Roof Inspections and Home Inspections
I got a call from a concerned Realtor the other day. There was a conflict between my home inspection report and the roofer's roof certification. The roofer stated the roof would not leak for two years, as is customary for home sales in Stanislaus County, but the roofer failed to disclose the condition or age of the roof. My report stated that there were multiple areas of exposed felt, improperly installed flashings, and that the roof was very near to the end of its economic life; and that it would probably need replacement very soon. The roof certification made the roof appear to be satisfactory while my report pointed out all the issues on which my Client should be informed. The roofer was hired by the seller to provide a "Roof Certification." The Realtor was not questioning my findings because I had documented all the important issues with photographs, but the Realtor was asking me how to resolve the conflict between the two documents.
The first thing I explained was that a roof certification is not the same thing as a roof inspection. A home inspection should include a section just for the roof. It describes the various roof systems including the gutters, downspouts, flashing, vent pipes, chimney flashings, type and condition of the roof covering, estimated age of the roof and any other systems that I would want to know about if I were buying this house. The Standards of Practice are clear and not subject to revision by the inspector. To my knowledge there are no standards for a roof certification. The nearest description I can find is in the California Association of Realtors and the HUD handbook.
CAR's "Buyer's Inspection Advisory:"
You are advised to conduct investigations of the entire property, including but not limited to the following:
Roof: Present condition, age, leaks, and remaining useful life. (Roofing contractors are best suited to determine these conditions.)
FHA Handbook 4905.1 REV-1
"ROOF COVERING must prevent entrance of moisture and provide reasonable future utility, durability and economy of maintenance. When reroofing is needed for a defective roof, already consisting of three layers of shingles, all old shingles must be removed prior to re-roofing."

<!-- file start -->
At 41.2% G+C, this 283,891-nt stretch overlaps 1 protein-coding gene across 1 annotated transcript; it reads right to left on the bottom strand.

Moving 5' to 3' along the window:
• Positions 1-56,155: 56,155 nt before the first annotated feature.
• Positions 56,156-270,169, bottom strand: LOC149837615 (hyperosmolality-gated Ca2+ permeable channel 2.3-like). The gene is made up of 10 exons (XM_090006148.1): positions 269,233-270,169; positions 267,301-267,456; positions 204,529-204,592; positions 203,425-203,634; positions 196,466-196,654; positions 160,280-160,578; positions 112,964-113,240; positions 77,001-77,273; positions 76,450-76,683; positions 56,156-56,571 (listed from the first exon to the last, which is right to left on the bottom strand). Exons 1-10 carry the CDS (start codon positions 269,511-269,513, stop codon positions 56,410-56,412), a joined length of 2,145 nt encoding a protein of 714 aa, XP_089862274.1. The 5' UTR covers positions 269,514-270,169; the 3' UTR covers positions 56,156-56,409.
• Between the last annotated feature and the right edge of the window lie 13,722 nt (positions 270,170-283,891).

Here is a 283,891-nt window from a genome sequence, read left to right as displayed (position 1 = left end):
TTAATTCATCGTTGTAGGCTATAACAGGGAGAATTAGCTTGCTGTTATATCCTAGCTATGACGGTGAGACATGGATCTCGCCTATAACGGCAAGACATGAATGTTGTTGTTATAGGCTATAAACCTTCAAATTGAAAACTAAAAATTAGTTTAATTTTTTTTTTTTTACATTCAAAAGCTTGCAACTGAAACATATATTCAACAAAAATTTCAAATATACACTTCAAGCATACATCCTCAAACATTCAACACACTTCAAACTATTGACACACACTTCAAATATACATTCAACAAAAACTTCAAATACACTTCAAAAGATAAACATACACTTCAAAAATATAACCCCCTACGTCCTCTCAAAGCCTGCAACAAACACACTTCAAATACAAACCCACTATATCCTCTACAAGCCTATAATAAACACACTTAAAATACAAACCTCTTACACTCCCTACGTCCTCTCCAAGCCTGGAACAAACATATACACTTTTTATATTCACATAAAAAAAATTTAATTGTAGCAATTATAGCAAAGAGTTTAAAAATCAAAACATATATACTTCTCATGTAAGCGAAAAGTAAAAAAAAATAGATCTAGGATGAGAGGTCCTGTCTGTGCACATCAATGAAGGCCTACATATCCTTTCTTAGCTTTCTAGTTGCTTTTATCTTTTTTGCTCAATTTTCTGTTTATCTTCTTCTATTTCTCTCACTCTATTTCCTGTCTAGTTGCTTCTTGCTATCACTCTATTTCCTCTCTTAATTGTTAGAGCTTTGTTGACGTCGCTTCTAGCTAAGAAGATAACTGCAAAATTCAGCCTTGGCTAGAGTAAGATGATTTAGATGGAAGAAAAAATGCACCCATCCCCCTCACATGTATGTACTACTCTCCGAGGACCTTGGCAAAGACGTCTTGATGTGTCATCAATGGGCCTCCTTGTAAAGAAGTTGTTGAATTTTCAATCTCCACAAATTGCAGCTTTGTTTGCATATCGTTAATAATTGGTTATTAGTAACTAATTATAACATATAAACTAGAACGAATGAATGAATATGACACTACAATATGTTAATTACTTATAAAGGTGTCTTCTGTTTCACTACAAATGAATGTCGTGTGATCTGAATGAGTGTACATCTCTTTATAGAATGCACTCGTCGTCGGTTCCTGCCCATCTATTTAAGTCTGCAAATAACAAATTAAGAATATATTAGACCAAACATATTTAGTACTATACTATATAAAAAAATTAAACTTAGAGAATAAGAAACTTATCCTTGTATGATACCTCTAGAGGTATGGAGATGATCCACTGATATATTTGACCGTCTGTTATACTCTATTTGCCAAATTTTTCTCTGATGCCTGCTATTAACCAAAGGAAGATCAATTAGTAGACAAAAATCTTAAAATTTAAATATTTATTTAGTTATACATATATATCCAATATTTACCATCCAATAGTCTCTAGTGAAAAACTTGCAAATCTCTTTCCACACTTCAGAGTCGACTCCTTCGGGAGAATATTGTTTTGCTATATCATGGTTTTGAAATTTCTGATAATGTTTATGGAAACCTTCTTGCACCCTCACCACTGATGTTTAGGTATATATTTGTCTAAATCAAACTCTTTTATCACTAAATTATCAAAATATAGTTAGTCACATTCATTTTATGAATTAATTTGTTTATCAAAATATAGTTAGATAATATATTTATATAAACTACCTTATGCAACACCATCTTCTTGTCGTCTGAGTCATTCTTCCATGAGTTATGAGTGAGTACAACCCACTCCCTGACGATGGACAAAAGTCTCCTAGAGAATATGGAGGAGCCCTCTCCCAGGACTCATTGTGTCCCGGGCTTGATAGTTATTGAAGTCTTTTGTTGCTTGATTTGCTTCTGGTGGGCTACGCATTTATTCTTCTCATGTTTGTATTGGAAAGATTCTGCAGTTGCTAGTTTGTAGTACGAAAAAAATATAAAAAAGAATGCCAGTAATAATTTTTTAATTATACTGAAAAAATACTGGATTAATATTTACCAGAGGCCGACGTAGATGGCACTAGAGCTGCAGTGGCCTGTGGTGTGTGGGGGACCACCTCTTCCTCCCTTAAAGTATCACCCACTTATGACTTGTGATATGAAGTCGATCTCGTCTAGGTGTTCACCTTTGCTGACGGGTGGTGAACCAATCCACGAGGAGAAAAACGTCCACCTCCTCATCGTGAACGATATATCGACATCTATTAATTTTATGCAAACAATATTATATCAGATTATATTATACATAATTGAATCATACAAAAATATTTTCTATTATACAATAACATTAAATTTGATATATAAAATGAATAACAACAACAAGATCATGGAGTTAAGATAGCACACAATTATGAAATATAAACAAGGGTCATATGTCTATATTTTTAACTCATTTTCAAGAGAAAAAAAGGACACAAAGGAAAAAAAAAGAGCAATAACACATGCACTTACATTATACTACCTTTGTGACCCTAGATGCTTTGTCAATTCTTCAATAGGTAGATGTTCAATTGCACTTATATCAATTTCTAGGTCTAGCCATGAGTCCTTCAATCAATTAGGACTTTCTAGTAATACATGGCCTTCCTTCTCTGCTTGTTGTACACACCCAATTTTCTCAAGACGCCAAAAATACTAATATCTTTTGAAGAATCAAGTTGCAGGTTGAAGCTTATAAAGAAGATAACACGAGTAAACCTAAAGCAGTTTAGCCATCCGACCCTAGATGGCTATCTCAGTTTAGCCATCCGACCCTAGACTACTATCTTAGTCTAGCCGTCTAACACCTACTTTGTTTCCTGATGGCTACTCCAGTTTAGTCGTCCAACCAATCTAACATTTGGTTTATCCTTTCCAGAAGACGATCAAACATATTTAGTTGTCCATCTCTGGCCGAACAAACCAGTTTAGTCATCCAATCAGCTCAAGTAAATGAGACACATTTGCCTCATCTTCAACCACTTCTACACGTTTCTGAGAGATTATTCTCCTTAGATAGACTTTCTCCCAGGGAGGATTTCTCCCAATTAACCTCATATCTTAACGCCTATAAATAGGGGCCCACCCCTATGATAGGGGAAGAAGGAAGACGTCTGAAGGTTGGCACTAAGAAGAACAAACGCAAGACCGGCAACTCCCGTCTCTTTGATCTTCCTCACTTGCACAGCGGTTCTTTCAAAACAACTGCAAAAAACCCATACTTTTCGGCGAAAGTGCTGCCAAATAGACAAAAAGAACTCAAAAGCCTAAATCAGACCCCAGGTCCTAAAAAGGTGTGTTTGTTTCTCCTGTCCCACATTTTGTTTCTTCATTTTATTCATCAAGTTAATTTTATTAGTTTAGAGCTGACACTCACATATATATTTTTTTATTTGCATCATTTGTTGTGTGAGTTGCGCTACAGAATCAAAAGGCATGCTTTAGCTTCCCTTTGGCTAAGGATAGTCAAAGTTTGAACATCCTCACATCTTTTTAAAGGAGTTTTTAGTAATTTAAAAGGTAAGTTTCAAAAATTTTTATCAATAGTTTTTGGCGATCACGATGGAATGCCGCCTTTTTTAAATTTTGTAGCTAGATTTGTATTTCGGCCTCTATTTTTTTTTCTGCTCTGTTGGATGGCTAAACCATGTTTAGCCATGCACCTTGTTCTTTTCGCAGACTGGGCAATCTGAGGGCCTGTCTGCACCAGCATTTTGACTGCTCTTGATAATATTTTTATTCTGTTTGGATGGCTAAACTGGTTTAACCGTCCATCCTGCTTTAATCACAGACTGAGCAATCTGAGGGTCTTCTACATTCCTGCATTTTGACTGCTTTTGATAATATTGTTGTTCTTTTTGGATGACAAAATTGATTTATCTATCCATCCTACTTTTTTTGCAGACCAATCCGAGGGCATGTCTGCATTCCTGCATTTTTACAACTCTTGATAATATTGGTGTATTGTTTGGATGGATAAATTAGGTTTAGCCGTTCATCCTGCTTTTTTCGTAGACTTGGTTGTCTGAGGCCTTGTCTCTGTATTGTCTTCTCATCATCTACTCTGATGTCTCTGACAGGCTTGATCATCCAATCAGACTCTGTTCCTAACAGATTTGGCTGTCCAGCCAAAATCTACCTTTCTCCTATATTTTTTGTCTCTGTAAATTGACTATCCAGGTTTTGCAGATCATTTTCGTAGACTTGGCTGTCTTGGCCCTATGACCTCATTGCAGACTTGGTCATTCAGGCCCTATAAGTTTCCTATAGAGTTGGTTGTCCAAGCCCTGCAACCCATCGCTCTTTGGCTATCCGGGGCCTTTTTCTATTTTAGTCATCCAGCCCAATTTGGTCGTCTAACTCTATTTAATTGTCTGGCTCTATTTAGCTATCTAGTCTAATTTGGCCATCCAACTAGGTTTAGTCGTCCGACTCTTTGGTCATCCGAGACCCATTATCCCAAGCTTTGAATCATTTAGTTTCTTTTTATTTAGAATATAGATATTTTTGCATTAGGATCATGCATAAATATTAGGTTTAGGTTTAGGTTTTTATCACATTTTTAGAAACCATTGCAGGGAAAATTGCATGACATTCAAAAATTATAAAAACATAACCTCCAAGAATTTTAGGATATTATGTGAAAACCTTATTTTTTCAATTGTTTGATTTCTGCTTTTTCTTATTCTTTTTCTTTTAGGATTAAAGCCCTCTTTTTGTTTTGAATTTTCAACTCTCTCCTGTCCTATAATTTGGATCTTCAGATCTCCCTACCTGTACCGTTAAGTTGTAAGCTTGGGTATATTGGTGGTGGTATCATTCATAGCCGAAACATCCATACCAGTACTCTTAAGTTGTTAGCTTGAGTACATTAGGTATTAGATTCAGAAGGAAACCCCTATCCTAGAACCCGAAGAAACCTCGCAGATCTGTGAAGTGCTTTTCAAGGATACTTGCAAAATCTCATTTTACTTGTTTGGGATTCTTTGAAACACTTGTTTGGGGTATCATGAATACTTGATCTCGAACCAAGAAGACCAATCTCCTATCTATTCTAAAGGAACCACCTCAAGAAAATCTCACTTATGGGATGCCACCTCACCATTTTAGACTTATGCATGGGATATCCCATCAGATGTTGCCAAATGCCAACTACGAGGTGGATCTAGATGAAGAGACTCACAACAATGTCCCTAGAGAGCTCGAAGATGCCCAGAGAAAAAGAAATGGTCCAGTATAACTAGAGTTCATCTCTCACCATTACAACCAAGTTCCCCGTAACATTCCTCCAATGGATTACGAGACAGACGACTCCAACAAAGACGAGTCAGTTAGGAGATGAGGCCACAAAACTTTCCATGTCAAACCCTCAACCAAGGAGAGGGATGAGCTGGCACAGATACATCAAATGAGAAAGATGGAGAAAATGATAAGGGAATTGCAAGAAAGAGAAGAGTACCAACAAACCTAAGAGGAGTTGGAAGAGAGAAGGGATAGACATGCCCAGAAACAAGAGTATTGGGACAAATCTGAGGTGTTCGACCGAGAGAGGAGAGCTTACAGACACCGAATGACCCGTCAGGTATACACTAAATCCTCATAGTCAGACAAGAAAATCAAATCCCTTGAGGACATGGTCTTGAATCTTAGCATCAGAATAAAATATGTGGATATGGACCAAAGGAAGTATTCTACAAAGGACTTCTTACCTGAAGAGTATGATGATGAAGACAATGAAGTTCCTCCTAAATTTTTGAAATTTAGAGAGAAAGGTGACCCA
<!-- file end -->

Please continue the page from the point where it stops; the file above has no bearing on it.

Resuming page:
The typical roof certification guarantees the roof not to leak for one or two years. The roofer is not required to describe the condition of the various systems in the certification and there is no advice supplied on how to extend the life of the roof. I have never seen a certification that included photographs, and most importantly, the roofer is hired and paid for by the seller. A roof certification is of very limited value to the buyer. Most times the roofer only agrees to repair the leak in the roof. The roofer does not guarantee to repair any subsequent damage to the roof structure, ceilings or any damage to the furnishings if there is a leak during the certification period.
Getting a home inspection is kind of like taking a used car you are thinking of buying to your favorite mechanic to get an idea if it is mechanically sound. You do not take the car to the seller's favorite mechanic for an opinion; you take it to your own mechanic to be sure you obtain unbiased results. Likewise, why would a buyer allow a seller to choose who is going to inspect the important systems, like a roof, in what is probably the largest investment he will ever make for his family? Anyway, the answer to the Realtor's question was that the roof certification is not a roof inspection and a home inspection is not a roof certification. They are two different documents prepared for two different clients, one for the buyer and one for the seller. Many times the certification is actually addressed to the Real Estate Agent or Company, which could expose the Realtors to litigation if some thing goes sideways. In my opinion, they should be addressed to the buyer because ultimately the buyer is going to rely on certification.
Problems usually arise when the roof is at the end of its life and there is a two-year roof certification issued and I recommend a new roof. In my opinion the lack of proper guidelines for roof certifications should be addressed by the legislature to insure everyone is obtaining good information and any possible conflicts of interests are disclosed. I had one home where there was a fist sized hole in the roof that had already been certified by the roofer. My client was very upset when I showed him the picture of the hole and it wrecked the creditability of the listing agent.
This is my second Blog. Any comments regarding the construction are appreciated. I can barely make this thing work.
20/20 Home Inspections